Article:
SC Ag Commissioner Hugh Weathers: SC BBQ Flavors and History

With the Fourth of July this week, Commissioner Hugh Weathers thought it would be a good idea to tell us about SC BBQ flavors and some SC BBQ flavor history.

  • South Carolinians have been slow-smoking pork over an open pit for five centuries and everyone has opinion about which sauce is best.
  • SC can confidently boast that the Palmetto State has one of the country’s oldest and most vibrant barbecue traditions.
  • In fact, the form of whole hog cooking practiced in the Pee Dee region is the closest approximation to the way barbecue was cooked back in the colonial and antebellum days.
  • South Carolinas official sauces: mustard, vinegar and pepper, light tomato and heavy tomato
  • We’re the only state in the nation to boast all four BBQ flavor profiles
  • When the Germans settled here in the 1700s, they brought along their love of mustard, which coupled wonderfully with slow smoked pork.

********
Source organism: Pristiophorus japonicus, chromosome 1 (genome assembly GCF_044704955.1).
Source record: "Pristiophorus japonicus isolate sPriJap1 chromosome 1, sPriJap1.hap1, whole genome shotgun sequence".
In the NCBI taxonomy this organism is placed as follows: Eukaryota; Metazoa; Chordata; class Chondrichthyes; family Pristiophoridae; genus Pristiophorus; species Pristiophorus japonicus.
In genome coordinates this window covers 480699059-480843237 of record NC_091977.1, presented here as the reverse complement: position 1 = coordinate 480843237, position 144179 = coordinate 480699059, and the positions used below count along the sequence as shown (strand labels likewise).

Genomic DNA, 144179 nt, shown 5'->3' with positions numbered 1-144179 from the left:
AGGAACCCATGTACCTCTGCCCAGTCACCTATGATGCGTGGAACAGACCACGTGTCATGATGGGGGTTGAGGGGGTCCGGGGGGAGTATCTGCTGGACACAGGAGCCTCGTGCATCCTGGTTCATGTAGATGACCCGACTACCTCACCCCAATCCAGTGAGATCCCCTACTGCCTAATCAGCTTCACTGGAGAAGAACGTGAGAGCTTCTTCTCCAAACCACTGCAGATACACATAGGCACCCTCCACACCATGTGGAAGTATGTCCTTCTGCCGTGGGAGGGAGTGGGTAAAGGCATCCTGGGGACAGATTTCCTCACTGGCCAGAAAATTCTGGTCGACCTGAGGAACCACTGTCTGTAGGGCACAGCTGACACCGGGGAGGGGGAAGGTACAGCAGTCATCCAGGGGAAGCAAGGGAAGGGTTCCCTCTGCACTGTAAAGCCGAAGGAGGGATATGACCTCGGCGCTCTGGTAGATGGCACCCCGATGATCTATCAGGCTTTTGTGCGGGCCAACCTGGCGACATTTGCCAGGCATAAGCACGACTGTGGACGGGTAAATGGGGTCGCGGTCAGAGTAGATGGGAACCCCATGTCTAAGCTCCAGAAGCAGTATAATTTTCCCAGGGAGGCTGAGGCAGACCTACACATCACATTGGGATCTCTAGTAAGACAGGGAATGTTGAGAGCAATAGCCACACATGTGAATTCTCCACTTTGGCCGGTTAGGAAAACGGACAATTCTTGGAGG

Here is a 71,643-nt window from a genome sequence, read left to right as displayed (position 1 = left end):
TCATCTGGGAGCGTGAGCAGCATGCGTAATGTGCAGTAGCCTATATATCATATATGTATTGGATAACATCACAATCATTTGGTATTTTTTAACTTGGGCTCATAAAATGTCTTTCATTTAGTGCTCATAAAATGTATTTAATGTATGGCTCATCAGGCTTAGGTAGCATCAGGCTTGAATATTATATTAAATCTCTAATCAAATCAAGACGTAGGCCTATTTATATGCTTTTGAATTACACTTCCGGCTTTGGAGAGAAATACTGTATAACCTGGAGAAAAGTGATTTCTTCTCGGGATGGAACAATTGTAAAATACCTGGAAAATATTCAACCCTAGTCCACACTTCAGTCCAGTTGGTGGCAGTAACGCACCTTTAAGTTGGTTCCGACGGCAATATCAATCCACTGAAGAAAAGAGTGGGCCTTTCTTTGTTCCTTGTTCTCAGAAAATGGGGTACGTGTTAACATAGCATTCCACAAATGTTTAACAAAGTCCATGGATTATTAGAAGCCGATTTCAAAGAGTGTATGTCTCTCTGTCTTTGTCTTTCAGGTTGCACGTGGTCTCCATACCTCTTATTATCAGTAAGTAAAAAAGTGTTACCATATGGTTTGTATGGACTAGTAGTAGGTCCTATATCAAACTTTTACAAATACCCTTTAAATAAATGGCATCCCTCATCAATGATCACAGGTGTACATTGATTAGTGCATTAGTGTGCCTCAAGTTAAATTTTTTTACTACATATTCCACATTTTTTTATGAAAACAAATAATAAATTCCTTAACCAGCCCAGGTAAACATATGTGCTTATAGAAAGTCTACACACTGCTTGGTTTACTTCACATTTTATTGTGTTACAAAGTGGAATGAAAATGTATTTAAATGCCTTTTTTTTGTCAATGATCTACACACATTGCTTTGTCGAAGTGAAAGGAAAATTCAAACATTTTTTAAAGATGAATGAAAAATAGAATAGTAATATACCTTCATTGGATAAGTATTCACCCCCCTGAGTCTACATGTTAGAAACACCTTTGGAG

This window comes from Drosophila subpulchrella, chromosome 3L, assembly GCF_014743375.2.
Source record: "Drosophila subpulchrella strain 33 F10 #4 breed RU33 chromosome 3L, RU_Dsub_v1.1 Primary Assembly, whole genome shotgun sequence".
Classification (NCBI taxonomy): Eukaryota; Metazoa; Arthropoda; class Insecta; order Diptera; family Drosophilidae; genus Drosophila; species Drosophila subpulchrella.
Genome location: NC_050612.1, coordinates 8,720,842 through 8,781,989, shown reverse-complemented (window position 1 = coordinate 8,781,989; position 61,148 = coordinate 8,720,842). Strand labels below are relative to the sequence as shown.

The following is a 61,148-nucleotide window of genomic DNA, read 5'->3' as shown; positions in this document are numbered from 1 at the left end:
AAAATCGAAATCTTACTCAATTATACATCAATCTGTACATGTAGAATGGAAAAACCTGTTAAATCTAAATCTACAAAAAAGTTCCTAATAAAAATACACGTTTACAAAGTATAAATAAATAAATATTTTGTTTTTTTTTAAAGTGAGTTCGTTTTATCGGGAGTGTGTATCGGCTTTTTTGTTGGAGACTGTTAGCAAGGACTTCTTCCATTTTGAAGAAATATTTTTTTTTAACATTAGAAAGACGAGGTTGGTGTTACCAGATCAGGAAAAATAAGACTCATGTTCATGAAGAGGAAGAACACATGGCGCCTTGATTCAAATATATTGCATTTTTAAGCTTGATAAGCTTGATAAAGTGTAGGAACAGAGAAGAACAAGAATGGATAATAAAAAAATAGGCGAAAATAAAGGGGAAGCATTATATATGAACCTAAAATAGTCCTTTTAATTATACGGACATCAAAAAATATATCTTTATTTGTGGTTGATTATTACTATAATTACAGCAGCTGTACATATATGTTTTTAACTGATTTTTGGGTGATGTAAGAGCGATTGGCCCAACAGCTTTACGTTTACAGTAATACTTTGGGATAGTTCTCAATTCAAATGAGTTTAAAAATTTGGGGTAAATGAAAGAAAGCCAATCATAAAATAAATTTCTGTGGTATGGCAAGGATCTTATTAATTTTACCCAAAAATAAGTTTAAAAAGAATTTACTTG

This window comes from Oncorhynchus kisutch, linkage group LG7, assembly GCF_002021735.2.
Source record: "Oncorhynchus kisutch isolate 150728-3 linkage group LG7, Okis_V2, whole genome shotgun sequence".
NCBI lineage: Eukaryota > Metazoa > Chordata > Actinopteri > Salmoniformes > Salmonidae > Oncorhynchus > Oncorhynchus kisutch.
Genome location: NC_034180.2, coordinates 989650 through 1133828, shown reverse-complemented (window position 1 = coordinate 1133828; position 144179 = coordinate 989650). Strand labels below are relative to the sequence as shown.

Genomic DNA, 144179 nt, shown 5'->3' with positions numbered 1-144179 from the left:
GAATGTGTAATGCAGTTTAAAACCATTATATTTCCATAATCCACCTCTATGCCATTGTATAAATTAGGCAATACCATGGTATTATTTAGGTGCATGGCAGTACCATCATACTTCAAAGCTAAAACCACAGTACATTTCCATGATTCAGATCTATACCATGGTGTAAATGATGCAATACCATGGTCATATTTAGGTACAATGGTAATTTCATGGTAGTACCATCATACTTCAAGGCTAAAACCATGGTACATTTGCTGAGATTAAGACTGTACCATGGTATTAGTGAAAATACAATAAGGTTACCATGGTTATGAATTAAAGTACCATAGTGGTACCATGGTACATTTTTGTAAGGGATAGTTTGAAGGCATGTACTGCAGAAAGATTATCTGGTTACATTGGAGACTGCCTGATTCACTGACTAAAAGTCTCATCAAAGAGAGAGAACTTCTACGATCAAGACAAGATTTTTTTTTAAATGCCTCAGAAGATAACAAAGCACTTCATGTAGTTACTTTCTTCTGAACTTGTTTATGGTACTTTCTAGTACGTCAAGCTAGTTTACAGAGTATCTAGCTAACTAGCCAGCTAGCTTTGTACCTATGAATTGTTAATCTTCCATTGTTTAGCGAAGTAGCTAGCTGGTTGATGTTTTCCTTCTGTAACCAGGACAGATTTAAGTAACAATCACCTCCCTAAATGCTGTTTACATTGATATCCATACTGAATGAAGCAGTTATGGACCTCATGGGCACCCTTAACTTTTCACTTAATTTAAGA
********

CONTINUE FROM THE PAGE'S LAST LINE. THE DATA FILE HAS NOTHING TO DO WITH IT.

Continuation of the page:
• Starting in the 1730s and continuing into the 1750s, the British colony of South Carolina encouraged, recruited, and even paid the ocean passage for thousands of German families so they could take up residence in South Carolina.
  • Those German families were given land grants up the Santee, Congaree, Broad and Saluda Rivers as they came in successive waves over a twenty plus year migration.
  • On a barbeque flavor map, you’ll see mustard sauce followed the Germans through the midlands up to around Newberry.
  • Mustard sauce is often referred to as the unofficial sauce of South Carolina because this is the only place you’ll find it.
  • The Scottish families who settled primarily in Williamsburg County in present day South Carolina low country are the most famous South Carolina preparers of Vinegar and Pepper barbeque.
  • Vinegar and pepper sauce is most commonly found along the coast and it ranges in degrees of spiciness. This sauce is one of the oldest in the nation and the vinegar works wonderfully with pork.
  • Light tomato is basically vinegar and pepper sauce with ketchup added for a little sweetness and is most common in the Pee Dee and upper middle part of the state.
  • Heavy tomato is found in the Upstate and is thick and sweet. This sauce is the most common sold in grocery stores around in other parts of the United States.
  • Visit the website at scsfa.org for a full list of Certified SC BBQ sauces.